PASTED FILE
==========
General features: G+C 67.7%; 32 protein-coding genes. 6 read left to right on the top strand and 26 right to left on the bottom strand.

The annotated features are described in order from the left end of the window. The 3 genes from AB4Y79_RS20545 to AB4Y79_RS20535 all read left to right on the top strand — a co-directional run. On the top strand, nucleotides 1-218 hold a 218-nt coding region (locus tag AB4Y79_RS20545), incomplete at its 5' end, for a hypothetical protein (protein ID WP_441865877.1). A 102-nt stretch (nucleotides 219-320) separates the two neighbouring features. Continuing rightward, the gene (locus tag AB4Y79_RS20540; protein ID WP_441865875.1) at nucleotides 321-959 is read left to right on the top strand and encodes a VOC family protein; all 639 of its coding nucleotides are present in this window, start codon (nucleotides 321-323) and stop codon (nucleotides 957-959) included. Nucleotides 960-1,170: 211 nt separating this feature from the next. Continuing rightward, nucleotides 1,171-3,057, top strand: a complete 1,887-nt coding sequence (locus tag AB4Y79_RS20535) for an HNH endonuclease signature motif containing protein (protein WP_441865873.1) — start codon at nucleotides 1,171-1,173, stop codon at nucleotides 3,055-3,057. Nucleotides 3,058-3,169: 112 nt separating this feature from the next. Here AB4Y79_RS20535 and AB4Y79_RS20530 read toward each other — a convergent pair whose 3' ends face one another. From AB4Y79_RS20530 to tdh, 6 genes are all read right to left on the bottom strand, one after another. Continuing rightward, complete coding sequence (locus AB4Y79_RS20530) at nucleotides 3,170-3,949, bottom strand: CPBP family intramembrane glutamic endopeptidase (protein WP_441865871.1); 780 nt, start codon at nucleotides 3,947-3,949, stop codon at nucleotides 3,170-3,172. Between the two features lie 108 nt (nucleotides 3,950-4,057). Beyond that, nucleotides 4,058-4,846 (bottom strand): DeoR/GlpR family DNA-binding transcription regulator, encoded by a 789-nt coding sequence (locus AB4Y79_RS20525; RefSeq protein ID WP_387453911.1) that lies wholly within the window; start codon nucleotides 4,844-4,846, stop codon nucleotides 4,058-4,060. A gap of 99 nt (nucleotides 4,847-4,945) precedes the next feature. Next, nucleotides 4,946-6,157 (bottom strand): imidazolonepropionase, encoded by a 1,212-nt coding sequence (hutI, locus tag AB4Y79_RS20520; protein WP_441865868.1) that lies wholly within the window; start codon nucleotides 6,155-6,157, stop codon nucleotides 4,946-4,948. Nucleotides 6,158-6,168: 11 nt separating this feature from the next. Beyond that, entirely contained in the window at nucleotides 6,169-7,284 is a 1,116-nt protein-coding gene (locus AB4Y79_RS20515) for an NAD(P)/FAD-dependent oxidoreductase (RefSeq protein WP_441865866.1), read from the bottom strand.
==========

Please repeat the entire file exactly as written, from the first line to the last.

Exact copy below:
General features: G+C 67.7%; 32 protein-coding genes. 6 read left to right on the top strand and 26 right to left on the bottom strand.

The annotated features are described in order from the left end of the window. The 3 genes from AB4Y79_RS20545 to AB4Y79_RS20535 all read left to right on the top strand — a co-directional run. On the top strand, nucleotides 1-218 hold a 218-nt coding region (locus tag AB4Y79_RS20545), incomplete at its 5' end, for a hypothetical protein (protein ID WP_441865877.1). A 102-nt stretch (nucleotides 219-320) separates the two neighbouring features. Continuing rightward, the gene (locus tag AB4Y79_RS20540; protein ID WP_441865875.1) at nucleotides 321-959 is read left to right on the top strand and encodes a VOC family protein; all 639 of its coding nucleotides are present in this window, start codon (nucleotides 321-323) and stop codon (nucleotides 957-959) included. Nucleotides 960-1,170: 211 nt separating this feature from the next. Continuing rightward, nucleotides 1,171-3,057, top strand: a complete 1,887-nt coding sequence (locus tag AB4Y79_RS20535) for an HNH endonuclease signature motif containing protein (protein WP_441865873.1) — start codon at nucleotides 1,171-1,173, stop codon at nucleotides 3,055-3,057. Nucleotides 3,058-3,169: 112 nt separating this feature from the next. Here AB4Y79_RS20535 and AB4Y79_RS20530 read toward each other — a convergent pair whose 3' ends face one another. From AB4Y79_RS20530 to tdh, 6 genes are all read right to left on the bottom strand, one after another. Continuing rightward, complete coding sequence (locus AB4Y79_RS20530) at nucleotides 3,170-3,949, bottom strand: CPBP family intramembrane glutamic endopeptidase (protein WP_441865871.1); 780 nt, start codon at nucleotides 3,947-3,949, stop codon at nucleotides 3,170-3,172. Between the two features lie 108 nt (nucleotides 3,950-4,057). Beyond that, nucleotides 4,058-4,846 (bottom strand): DeoR/GlpR family DNA-binding transcription regulator, encoded by a 789-nt coding sequence (locus AB4Y79_RS20525; RefSeq protein ID WP_387453911.1) that lies wholly within the window; start codon nucleotides 4,844-4,846, stop codon nucleotides 4,058-4,060. A gap of 99 nt (nucleotides 4,847-4,945) precedes the next feature. Next, nucleotides 4,946-6,157 (bottom strand): imidazolonepropionase, encoded by a 1,212-nt coding sequence (hutI, locus tag AB4Y79_RS20520; protein WP_441865868.1) that lies wholly within the window; start codon nucleotides 6,155-6,157, stop codon nucleotides 4,946-4,948. Nucleotides 6,158-6,168: 11 nt separating this feature from the next. Beyond that, entirely contained in the window at nucleotides 6,169-7,284 is a 1,116-nt protein-coding gene (locus AB4Y79_RS20515) for an NAD(P)/FAD-dependent oxidoreductase (RefSeq protein WP_441865866.1), read from the bottom strand.